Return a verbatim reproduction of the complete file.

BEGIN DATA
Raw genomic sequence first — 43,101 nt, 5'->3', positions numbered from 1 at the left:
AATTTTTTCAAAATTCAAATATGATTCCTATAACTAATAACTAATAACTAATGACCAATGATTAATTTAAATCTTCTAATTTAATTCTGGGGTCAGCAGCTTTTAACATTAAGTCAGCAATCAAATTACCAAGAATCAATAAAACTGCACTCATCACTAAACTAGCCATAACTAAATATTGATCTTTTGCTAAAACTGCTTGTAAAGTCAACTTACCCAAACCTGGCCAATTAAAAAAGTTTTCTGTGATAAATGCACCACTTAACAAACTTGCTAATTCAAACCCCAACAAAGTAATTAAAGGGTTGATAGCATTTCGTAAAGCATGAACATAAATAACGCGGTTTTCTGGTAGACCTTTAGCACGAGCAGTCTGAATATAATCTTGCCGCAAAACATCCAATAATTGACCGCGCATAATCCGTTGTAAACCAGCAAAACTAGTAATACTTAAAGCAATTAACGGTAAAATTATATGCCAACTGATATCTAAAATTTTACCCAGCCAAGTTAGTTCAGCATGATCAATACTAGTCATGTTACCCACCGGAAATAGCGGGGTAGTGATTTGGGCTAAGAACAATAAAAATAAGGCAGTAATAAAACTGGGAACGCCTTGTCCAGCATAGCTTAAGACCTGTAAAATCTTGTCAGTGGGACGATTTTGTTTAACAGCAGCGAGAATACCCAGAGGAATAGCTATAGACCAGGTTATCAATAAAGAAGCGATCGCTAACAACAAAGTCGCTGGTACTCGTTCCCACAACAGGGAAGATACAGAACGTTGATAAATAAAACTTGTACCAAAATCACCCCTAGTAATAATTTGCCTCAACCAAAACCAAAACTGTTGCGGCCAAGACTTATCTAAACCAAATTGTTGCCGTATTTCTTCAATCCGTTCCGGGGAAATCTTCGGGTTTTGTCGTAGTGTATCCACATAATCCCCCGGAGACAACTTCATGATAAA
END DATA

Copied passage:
Raw genomic sequence first — 43,101 nt, 5'->3', positions numbered from 1 at the left:
AATTTTTTCAAAATTCAAATATGATTCCTATAACTAATAACTAATAACTAATGACCAATGATTAATTTAAATCTTCTAATTTAATTCTGGGGTCAGCAGCTTTTAACATTAAGTCAGCAATCAAATTACCAAGAATCAATAAAACTGCACTCATCACTAAACTAGCCATAACTAAATATTGATCTTTTGCTAAAACTGCTTGTAAAGTCAACTTACCCAAACCTGGCCAATTAAAAAAGTTTTCTGTGATAAATGCACCACTTAACAAACTTGCTAATTCAAACCCCAACAAAGTAATTAAAGGGTTGATAGCATTTCGTAAAGCATGAACATAAATAACGCGGTTTTCTGGTAGACCTTTAGCACGAGCAGTCTGAATATAATCTTGCCGCAAAACATCCAATAATTGACCGCGCATAATCCGTTGTAAACCAGCAAAACTAGTAATACTTAAAGCAATTAACGGTAAAATTATATGCCAACTGATATCTAAAATTTTACCCAGCCAAGTTAGTTCAGCATGATCAATACTAGTCATGTTACCCACCGGAAATAGCGGGGTAGTGATTTGGGCTAAGAACAATAAAAATAAGGCAGTAATAAAACTGGGAACGCCTTGTCCAGCATAGCTTAAGACCTGTAAAATCTTGTCAGTGGGACGATTTTGTTTAACAGCAGCGAGAATACCCAGAGGAATAGCTATAGACCAGGTTATCAATAAAGAAGCGATCGCTAACAACAAAGTCGCTGGTACTCGTTCCCACAACAGGGAAGATACAGAACGTTGATAAATAAAACTTGTACCAAAATCACCCCTAGTAATAATTTGCCTCAACCAAAACCAAAACTGTTGCGGCCAAGACTTATCTAAACCAAATTGTTGCCGTATTTCTTCAATCCGTTCCGGGGAAATCTTCGGGTTTTGTCGTAGTGTATCCACATAATCCCCCGGAGACAACTTCATGATAAA